Within the mad rush to shed pounds, prescriptions for semaglutide drugs like Ozempic, Wegovy and Mounjaro have skyrocketed.
Manufacturers have struggled to maintain pace with the overwhelming demand — which has paved the best way for compounding pharmacies to step in.
Compounding pharmacies are drugmakers that mix, mix or alter ingredients to create medication that’s tailored to a person patient.
They could, for instance, make a drug for a baby who’s allergic to a certain dye and desires a medicine without it.
Though they perform a vital service, these pharmacies exist in a state of regulatory limbo with lax or conflicting oversight, and their history is riddled with errors — some deadly.
And now, reports are surfacing of Ozempic and other semaglutide drugs made by compounders causing severe or life-threatening overdoses in unsuspecting patients.
“We’ve gotten calls about several of those cases,” Jimmy Leonard, director of clinical services on the Maryland Poison Center on the University of Maryland School of Pharmacy, recently told WebMD. “We’ve had people give themselves tenfold overdoses right off the bat. Boy, were they sick.”
Compounding pharmacy problems
In 2012, a compounding pharmacy in Massachusetts shipped drugs contaminated with a fungus throughout the US — the drugs were injected into patients’ spines and joints.
Greater than 750 people in 20 states developed severe fungal infections consequently, and 64 people died from the injections.
Drug safety researchers from Pew found 73 compounding errors or potential errors linked to greater than 1,562 adversarial events, including at the very least 116 deaths, from 2001 to 2019.
Pew researchers also reported that only 30% of states require compounding pharmacies to report serious adversarial events, so the actual tally of deaths and adversarial effects might be much higher.
Generally, state boards of pharmacy are liable for the day-to-day oversight of state-licensed pharmacies.
Only compounding pharmacies that register with the Food and Drug Administration as outsourcing facilities under the Federal Food, Drug, and Cosmetic Act are overseen and inspected by the FDA.
And on the occasions that the FDA inspects a compounding pharmacy, it could possibly find very disturbing conditions.
The FDA reports that it “has observed troubling conditions during a lot of its inspections of compounding facilities, including toaster ovens used for sterilization, pet beds near sterile compounding areas, and operators handling sterile drug products with exposed skin, which sheds particles and bacteria.”
Shortage of semaglutide drugs
The present shortage of semaglutide and plenty of other drugs has been a windfall for compounding pharmacies.
Earlier this 12 months, the University of Utah Drug Information Service reported greater than 300 energetic drug shortages.
Drugs comparable to Adderall, cancer drugs like carboplatin and cisplatin, anesthetics including lidocaine and ketamine, and antibiotics like amoxicillin are in desperately short supply for hospitals and other medical facilities.
But as compounding pharmacies produce drugs like semaglutide, they’re often allotting their versions in a liquid vial and an insulin syringe as an alternative of a pen, which makes calculating a correct dosage difficult for patients.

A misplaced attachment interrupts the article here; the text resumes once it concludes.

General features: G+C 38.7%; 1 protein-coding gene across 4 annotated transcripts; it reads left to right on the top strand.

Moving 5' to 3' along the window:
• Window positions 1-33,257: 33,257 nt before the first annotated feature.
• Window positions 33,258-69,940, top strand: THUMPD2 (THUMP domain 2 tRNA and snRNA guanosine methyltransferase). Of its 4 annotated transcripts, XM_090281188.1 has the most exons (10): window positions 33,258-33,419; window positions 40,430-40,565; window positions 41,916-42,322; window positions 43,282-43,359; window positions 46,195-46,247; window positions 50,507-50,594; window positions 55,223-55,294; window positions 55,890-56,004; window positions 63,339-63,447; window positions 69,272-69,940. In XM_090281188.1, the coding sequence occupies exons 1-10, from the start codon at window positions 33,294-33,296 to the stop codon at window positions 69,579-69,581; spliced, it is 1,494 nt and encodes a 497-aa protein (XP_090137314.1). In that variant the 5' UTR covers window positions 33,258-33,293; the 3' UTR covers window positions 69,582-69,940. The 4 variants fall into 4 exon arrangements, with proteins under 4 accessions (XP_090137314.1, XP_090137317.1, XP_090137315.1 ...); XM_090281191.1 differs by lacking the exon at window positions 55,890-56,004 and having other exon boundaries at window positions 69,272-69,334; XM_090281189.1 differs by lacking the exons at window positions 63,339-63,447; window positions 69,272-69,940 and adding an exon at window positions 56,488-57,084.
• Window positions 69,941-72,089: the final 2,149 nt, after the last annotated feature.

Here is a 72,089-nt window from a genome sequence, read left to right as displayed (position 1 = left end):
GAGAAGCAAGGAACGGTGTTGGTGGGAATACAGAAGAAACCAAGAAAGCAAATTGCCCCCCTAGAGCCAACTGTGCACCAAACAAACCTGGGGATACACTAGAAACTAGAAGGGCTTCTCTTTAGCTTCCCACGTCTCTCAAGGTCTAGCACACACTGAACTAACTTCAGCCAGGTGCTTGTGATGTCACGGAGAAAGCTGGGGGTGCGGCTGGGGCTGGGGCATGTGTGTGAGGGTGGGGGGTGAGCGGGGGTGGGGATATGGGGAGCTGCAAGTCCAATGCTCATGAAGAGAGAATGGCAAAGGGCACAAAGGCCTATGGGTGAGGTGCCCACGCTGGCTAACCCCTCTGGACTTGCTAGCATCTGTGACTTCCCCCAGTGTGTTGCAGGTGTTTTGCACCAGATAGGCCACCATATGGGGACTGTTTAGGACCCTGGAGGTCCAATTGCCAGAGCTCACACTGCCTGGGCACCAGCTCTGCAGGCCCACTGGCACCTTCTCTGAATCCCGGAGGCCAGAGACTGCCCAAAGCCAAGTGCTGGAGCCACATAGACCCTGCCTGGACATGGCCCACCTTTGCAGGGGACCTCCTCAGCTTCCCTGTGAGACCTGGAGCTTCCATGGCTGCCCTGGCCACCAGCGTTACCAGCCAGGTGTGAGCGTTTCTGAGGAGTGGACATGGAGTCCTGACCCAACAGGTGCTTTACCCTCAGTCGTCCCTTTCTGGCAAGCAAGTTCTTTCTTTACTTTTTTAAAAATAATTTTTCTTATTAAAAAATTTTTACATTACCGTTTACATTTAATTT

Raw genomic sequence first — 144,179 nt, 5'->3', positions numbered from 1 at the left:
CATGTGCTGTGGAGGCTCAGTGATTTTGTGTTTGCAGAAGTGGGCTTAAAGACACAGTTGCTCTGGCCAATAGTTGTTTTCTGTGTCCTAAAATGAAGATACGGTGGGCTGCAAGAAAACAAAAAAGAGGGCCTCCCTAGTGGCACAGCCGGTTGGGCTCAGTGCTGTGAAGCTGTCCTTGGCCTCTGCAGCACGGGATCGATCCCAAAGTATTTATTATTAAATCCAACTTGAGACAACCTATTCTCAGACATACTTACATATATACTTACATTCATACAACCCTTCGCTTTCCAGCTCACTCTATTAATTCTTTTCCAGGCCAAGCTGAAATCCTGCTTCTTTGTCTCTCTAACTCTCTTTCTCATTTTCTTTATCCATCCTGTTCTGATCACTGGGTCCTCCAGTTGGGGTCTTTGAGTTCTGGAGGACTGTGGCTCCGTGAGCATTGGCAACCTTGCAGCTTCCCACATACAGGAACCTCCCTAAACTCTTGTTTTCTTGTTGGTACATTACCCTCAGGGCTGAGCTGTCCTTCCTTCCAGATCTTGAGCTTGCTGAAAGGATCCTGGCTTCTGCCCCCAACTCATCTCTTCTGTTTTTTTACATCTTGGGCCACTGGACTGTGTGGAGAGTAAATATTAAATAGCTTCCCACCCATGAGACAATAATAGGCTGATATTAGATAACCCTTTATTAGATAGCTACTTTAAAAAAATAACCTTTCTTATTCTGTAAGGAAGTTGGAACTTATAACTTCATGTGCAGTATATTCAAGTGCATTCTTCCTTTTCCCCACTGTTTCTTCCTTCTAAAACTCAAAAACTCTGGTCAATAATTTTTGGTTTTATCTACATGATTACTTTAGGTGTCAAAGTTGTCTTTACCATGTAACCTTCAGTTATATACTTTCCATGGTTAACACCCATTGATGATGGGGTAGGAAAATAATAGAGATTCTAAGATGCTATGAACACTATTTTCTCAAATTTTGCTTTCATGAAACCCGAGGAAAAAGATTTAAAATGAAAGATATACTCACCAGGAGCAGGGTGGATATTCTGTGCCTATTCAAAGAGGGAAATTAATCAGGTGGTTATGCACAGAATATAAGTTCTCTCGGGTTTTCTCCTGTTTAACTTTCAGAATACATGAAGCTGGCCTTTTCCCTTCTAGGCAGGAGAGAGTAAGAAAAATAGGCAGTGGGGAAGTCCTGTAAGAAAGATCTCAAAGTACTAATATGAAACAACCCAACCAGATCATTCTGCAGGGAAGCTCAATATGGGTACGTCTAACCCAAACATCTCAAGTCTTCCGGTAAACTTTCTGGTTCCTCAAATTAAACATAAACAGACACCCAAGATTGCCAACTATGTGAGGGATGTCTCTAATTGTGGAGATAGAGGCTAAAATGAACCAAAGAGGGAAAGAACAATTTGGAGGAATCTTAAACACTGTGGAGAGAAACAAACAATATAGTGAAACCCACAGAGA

Furthermore, the FDA is warning people who the ingredient in compounding pharmacies’ so-called “semaglutide” won’t even be semaglutide, but knockoff salt forms comparable to semaglutide sodium or semaglutide acetate.
These counterfeit salt types of semaglutide have never been shown to be secure or effective, and the FDA has not tested or approved them to be used.
Just last month, the Journal of the American Pharmacists Association reported three cases of semaglutide overdoses, two from compounding pharmacies and one from an aesthetic spa.
Two patients self-administered 10 times the beneficial dose, leading to nausea, vomiting and abdominal pain that lasted for several days.
Tips on how to spot fake Ozempic
In June, Ozempic maker Novo Nordisk alerted the general public that “a counterfeit Ozempic (semaglutide injection) pen was present in the US.”
The phony product “was reportedly purchased at a retail pharmacy and the corporate is actively investigating the report and collaborating with the FDA to discover the origin and distribution of the counterfeit pen.”
The drugmaker also offered tricks to inform consumers of the differences between the actual product and fakes. Real Ozempic pens:
- Don’t extend or increase in length when setting the dose
- Can be found in three doses: 0.25/0.5-milligram pen, 1-milligram pen, or 2-milligram pen
- Are available in a box that features 4 needles that directly attach to the pen, except the 0.25/0.5-milligram dose, which comes with six needles
- Only show the intended dose when dialed up from 0
Real Wegovy pens:
- Can be found only as fixed-dose auto-injectors and should not have a push button to manage the medication
- There is no such thing as a choice to set a dose or increase the length of the pen. Somewhat, pens can be found in 0.25 milligram, 0.5 milligram, 1 milligram, 1.7 milligram and a couple of.4 milligram dosages
Counterfeit products may be identified in the next ways:
- The label on a counterfeit pen may very well be of poor quality and should not adhere well to the pen
- A counterfeit carton can have spelling mistakes or typos on the front of the box
- A counterfeit carton may not include the tamper-resistant perforation
- The batch number printed on a counterfeit box may not correspond to the product strength stated on the identical box and pen